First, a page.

Uniting on a Deeper Level: A WiC Event to Remember

Uniting on a Deeper Level: A WiC Event to Remember
April 27, 2017 WiC PR

By: Shaquille Fontenot

On the 10th of April, hundreds of well-dressed women flocked down the escalator, eager to meet and network with other ladies at Women in the Channel’s sold-out WiC Connect event.

When they neared the Tradewinds ballroom, the women were greeted by WiC Event Committee members and volunteers who “wo-manned” the registration table and handed out smiles, name badges, and distinctive purple bags, packed with items from WIC’s amazing sponsors.

Heavy hors d’oeuvres decorated the entryway including an elevated taco bar, charcuterie and cheese trays, and mountains of petite desserts. The decadent macaroons and fluffy cakes were instantly a crowd favorite. The bartenders on each end of the room kept the drinks flowing, as laughter and joy filled the room and lobby.

As the event began, eyes quickly darted to the tall roll-up banners on each side of the room. These WiC sponsor banners surrounded the comfortable chairs that sat in tidy rows, awaiting their guests.

Suddenly, Beyoncé’s “Who Run the World” blasted from the DJ booth as emcees Laura Bella (NetCarrier) and Helene Kidary (OnSip) jumped on stage and welcomed guests. After lovely introductions, the ladies welcomed Lorna Garney, Editor in Chief at Channel Partners, who briefly discussed how proud she was to attend and how important it was to continue to support Women in the Channel’s great initiatives.

Soon after, Bana Qashu (Avant) moderated the Rapid Fire Sponsor Panel featuring Amy Bailey (Telarus), Keli Davis (Intelepeer), Trish Kapos (MicroCorp), and Lisa Del Real (Ring Central). These women discussed the evolution of their own organizations, why their organizations continued to support WiC, and how much they had gained from a personal standpoint, as a result of their sponsorship.

Soon after, Trish Kapos returned to the stage with Angela Hefner (Telarus) and they gavea Diamond Sponsor perspective. By uniting with and supporting women, they saw their organizations flourish.

Then, the audience welcomed Hilary Gadda, Director of Partner Channel for Telepacific and Women in the Channel’s president. Hilary discussed the state of Women in the Channel and how despite the political turmoil going on in our nation, we could still be united as women. She also introduced the hashtag #beboldforchange and gave examples that illuminated how women could be supportive of one another. The list included supporting businesses that encouraged women’s enablement, pointing out biases in the workplace, and bringing junior colleagues along to events and meetings to foster professional and personal development.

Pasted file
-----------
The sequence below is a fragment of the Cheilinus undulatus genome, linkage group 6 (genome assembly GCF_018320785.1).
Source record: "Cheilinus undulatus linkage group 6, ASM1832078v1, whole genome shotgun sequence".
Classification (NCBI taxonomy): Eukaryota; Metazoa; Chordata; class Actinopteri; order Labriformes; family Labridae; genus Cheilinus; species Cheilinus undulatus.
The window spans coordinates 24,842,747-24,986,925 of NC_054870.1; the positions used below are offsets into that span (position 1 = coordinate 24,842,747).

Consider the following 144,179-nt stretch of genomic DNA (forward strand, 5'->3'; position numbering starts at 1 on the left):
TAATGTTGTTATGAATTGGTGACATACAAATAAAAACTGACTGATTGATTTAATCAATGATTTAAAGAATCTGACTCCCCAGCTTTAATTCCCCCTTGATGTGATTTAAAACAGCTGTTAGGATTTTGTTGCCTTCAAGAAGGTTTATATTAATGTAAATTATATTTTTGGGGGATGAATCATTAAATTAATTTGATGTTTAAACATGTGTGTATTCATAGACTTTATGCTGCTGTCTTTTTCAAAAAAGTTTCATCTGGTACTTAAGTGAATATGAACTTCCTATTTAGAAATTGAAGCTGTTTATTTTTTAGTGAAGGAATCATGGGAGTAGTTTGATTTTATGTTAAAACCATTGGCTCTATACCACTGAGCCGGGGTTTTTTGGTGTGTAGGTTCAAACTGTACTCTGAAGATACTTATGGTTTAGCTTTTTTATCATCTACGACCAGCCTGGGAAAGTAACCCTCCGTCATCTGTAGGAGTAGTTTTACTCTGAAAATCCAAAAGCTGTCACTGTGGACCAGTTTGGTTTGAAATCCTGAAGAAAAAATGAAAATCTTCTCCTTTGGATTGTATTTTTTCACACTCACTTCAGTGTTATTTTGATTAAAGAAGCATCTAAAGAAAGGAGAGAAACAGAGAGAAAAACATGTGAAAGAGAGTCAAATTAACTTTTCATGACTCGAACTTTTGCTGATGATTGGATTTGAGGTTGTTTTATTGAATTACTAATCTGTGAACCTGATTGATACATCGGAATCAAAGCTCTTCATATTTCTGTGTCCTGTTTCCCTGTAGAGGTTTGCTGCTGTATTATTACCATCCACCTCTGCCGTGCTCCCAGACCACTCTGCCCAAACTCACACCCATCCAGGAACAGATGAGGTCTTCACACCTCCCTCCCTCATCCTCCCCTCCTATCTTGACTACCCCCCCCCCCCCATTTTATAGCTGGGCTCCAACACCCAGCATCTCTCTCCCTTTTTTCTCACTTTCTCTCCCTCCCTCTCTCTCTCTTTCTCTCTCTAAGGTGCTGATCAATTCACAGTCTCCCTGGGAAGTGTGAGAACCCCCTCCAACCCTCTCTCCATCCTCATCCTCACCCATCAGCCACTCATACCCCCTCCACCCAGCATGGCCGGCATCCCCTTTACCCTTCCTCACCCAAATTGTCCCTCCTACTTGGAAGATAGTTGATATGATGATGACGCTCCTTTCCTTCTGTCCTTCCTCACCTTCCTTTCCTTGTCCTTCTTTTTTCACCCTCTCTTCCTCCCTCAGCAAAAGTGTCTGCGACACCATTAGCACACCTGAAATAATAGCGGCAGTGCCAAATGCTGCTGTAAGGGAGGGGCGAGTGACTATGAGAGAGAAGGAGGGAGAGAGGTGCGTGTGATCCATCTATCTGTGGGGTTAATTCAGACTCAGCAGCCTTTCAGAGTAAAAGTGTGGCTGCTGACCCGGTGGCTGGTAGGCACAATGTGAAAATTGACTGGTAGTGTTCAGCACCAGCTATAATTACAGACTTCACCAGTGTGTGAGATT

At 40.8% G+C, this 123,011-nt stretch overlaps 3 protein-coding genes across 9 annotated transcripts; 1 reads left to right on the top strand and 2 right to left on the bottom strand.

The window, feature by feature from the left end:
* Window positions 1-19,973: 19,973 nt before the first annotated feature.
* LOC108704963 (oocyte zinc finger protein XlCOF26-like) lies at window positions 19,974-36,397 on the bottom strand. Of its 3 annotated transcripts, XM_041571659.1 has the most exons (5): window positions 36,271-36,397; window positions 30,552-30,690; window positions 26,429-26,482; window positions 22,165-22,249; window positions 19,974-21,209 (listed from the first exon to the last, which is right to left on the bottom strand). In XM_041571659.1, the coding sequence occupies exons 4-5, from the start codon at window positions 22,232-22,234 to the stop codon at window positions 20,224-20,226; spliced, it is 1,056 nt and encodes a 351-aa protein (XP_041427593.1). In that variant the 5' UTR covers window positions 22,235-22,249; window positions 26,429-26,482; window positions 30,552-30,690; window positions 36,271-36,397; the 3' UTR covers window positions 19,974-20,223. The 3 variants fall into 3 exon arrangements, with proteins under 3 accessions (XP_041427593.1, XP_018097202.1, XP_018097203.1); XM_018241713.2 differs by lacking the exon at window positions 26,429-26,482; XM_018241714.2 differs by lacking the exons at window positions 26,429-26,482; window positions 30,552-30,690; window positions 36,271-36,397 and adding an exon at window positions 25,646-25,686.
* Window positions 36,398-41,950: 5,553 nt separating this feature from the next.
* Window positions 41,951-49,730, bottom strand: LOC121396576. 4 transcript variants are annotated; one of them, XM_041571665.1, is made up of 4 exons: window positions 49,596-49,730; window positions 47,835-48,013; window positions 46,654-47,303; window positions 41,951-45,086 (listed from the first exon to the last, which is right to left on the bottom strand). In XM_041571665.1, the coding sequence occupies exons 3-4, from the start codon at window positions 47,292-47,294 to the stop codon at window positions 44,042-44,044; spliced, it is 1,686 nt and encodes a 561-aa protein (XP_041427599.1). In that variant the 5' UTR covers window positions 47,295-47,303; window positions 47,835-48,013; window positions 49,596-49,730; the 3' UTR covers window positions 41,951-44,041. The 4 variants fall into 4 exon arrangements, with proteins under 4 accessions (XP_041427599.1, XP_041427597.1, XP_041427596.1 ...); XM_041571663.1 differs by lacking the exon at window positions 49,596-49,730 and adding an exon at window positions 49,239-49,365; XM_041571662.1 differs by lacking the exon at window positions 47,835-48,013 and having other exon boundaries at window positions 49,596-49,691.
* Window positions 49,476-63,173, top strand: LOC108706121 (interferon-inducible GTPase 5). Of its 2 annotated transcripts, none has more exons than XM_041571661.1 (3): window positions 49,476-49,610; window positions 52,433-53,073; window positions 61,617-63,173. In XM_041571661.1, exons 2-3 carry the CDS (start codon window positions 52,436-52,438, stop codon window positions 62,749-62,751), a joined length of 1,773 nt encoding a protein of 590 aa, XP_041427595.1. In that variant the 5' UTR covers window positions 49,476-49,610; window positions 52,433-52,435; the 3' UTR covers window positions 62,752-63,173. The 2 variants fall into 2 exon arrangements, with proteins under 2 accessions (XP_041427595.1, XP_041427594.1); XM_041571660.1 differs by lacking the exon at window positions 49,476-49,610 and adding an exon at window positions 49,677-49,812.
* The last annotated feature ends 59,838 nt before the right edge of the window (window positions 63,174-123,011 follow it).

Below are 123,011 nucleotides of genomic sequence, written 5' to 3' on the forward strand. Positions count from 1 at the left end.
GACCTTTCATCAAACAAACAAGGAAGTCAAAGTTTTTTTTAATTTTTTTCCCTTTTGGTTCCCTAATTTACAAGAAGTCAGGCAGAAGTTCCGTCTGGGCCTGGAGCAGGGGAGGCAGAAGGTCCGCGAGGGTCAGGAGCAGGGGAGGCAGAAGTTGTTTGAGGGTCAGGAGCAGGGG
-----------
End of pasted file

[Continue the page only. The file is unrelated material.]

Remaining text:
With Hilary, audience members made the commitment to forge for women’s advancement and to celebrate the achievements of women, because being bold for change means being bold in our daily lives.

After this inspiring chat with WiC’s president, moderator Amy Bailey, VP of Marketing at Telarus, welcomed the featured panel, “The United State of Women.” Panelists included Lisa Miller, SVP of Sales, Global Accounts at Level 3, Dee Dee Lear, formally SVP of Emerging Channels & Recruiting at Avnet Technology Solutions, now an independent business owner, and Davida Johnson, Director of OIT’s Community Partnership Programs at UCLA.

These powerful women shared their personal experiences and gave insight into how they were able to navigate to their current positions in a male-dominated industry. As a result of seeking out sponsorship and mentorship, supporting others, and not being afraid to ask “why,” they were able to make great contributions to their respective organizations.

At one point Davida mentioned that women “can contribute, even if [they] start small. I’ve moved from being intimidated to confident.” Lisa also added that, “being confident means helping other women.”

The panelists revealed that women who “are mentored and [who] learn to negotiate have greater success in tech.” Lisa also shared that women often question their worth and knowledge and that they should “fake it ‘till [they] make it,” especially when applying for new positions that seem out of their realm.

Later in the presentation, Dee Dee revealed that while she was no longer in the tech industry, she was still able to grow and learn from the many women that came before her. She also offered the same support to those seeking mentorship.

Following the panel, the emcees revealed that Women in the Channel had over 350 members from 23 states and 185 companies, many of which were on WiC’s nine committees.

As the event came to an end, the audience and panelists all agreed that members of WiC have the tools and partnerships at their disposal to create and maintain a culture of equality at their respective organizations. What a great event!